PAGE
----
What can we say about shame?


 

I made the video: What can we say about shame? to explore this somewhat less strightforward but powerful emotion. Here are a few notes to support the watching of the video.

Message

Further notes, activities and discussion points.

Shame is an unenjoyable emotion that is triggered when we do something, or something happens that others are involved with or witness, makes us feel and believe we must be rubbish/a bad person/useless etc

  It is not a really straightforward emotion to understand. It involves   different components:

  • There’s a trigger – usually something negative happens
  • There needs to be an ‘audience’
  • The person feeling the shame assumes the audience is judging them in a negative way
  • The assumption of a negative judgement from the audience triggers more feelings of shame.
  • Shame can make a person feel like they are no good and start having negative thoughts about themselves.

  Describe a time when you felt shame. Then ask your child if they can   remember a time when they felt shame and describe what it felt like,   what thoughts they had.

What does shame feel like?

  Shame can make us suddenly feel a mixture of:

  • self-consciousness,
  • some rejection
  • like we are no good
  • embarrassment
  • frustration
  • sometimes anger or irritation

Triggers for shame

 Different people can have quite different triggers for shame as shame is   triggered around sensitivities we have; and we are all sensitive about   different things or have different ‘buttons’. What might shame one person   can have no effect on another person.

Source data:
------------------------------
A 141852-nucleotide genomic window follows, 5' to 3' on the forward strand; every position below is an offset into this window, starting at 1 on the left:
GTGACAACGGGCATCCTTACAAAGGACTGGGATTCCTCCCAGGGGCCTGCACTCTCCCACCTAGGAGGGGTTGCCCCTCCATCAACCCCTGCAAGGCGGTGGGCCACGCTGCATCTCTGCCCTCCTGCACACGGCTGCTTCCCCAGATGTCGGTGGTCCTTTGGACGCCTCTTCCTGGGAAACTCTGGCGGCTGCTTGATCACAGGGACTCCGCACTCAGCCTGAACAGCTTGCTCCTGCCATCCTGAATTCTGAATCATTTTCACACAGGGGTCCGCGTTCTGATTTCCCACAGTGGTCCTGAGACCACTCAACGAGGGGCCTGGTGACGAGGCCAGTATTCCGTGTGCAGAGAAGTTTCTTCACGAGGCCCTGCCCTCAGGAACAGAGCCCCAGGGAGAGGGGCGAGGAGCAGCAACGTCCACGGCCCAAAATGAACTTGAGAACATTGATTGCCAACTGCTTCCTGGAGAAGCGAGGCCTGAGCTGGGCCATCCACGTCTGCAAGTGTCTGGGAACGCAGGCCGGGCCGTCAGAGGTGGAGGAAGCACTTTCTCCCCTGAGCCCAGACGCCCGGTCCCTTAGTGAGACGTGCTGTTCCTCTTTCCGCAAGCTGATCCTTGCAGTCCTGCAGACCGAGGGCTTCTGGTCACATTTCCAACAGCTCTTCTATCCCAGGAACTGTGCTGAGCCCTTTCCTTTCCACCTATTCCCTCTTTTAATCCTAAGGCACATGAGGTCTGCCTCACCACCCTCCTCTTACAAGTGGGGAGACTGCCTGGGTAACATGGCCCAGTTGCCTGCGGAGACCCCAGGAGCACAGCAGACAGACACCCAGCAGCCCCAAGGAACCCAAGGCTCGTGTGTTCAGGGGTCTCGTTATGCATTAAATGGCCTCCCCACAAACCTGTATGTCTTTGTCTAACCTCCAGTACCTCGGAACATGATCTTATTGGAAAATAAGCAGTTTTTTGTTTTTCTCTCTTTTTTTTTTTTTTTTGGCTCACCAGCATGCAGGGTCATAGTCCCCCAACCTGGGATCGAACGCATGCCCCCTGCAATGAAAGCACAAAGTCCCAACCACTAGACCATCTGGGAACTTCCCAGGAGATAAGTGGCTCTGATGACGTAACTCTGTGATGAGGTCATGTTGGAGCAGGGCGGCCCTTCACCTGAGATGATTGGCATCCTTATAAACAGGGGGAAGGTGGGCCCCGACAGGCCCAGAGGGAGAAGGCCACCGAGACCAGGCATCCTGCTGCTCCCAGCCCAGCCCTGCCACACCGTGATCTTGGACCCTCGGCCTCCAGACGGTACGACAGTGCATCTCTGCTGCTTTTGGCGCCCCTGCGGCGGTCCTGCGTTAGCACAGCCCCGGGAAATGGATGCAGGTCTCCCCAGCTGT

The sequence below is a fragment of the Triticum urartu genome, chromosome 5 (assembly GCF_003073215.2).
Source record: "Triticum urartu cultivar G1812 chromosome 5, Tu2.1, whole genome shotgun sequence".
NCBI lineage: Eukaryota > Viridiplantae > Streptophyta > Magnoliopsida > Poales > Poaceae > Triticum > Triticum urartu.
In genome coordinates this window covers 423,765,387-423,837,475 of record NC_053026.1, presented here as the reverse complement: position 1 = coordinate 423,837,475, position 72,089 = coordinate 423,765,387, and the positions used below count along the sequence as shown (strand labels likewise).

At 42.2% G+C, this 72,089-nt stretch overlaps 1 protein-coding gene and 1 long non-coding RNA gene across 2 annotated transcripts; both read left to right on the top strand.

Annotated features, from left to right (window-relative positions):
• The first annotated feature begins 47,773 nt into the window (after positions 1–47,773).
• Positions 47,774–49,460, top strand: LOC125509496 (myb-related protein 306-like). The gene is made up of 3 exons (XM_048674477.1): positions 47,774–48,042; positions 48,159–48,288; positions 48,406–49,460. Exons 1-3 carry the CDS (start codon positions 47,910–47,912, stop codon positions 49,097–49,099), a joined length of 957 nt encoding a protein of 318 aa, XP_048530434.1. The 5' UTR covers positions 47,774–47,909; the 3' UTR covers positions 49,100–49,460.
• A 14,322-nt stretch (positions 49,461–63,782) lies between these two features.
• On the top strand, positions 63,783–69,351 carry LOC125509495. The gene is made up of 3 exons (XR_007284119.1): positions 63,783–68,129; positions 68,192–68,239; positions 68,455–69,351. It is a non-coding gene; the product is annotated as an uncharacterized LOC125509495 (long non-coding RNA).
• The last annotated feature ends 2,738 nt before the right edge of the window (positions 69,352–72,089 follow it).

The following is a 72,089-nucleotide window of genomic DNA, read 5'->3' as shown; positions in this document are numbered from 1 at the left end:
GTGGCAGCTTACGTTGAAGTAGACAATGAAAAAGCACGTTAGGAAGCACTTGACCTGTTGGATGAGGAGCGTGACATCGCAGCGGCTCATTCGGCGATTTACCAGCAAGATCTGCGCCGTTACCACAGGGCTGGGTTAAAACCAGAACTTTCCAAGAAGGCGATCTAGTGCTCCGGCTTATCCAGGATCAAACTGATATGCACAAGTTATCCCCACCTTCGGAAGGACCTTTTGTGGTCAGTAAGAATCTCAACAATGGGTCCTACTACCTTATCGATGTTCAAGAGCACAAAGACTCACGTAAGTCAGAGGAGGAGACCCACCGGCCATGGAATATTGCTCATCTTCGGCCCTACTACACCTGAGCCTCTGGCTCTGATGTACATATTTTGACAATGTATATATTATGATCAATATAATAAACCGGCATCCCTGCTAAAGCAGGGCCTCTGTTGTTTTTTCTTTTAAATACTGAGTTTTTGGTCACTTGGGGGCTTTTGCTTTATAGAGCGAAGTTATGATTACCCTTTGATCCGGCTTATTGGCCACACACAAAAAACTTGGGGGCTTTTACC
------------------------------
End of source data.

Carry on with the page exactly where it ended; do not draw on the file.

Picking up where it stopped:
Common triggers can include:

  • Making mistakes
  • Getting something wrong
  • Someone criticising us
  • Someone insulting us
  • Someone pointing out an error we’ve made
  • Getting told off
  • Someone falling out with us
  • Something that we believe made us look stupid, silly or foolish in front of other people.

 Can your child think of things that they don’t cope well with being teased   about? How do they react when/if someone teases them about that thing?   Is it hard to admit to feeling sensitive about some things?

When we have high self-esteem, we are likely to experience shame less often and less intensely than someone with low self-esteem.

 This is because shame is triggered when someone ‘touches on a nerve’ or   ‘presses one of our buttons’. Shame is strong when the trigger (e.g. insult,   failure, mistake) reinforces a negative belief we already hold about   ourselves – either:

  • a specific one e.g. I am useless at writing,
  • or a generic one e.g. I am a bad person.

  For example, if we think we are unlikeable and someone insults us by   saying ‘nobody likes you,’ shame will probably be triggered strongly. This   can in turn knock our self-esteem further and make us hold onto the   negative belief about ourselves more strongly.

Coping with shame

  1. Make sure you understand what shame is and become aware of the times when it is triggered.
  2. Try not to become defensive when shame is triggered.
  3. Consider what thoughts the shame is connected to i.e. what negative beliefs or thoughts that you hold about yourself has the trigger touched upon?
  4. Challenge those thoughts – look for proof that it is an unreasonable belief.
  5. Remember when you feel shame, you will notice and think about what happened far more than anyone else.
  6. Remember shaming situations do pass and people forget what happened.
  7. Remember achievements, compliments and things you are grateful for in your life but also forgive yourself for messing up. Also remember nobody is brilliant at everything.
  8. Ignoring shame or denying it can make it worse and make us far more likely to become defensive. It’s better if we can admit that something is a bit of a sensitive issue! If we do this enough, it will eventually trigger less shame as we learn to become aware of and own our sensitivities.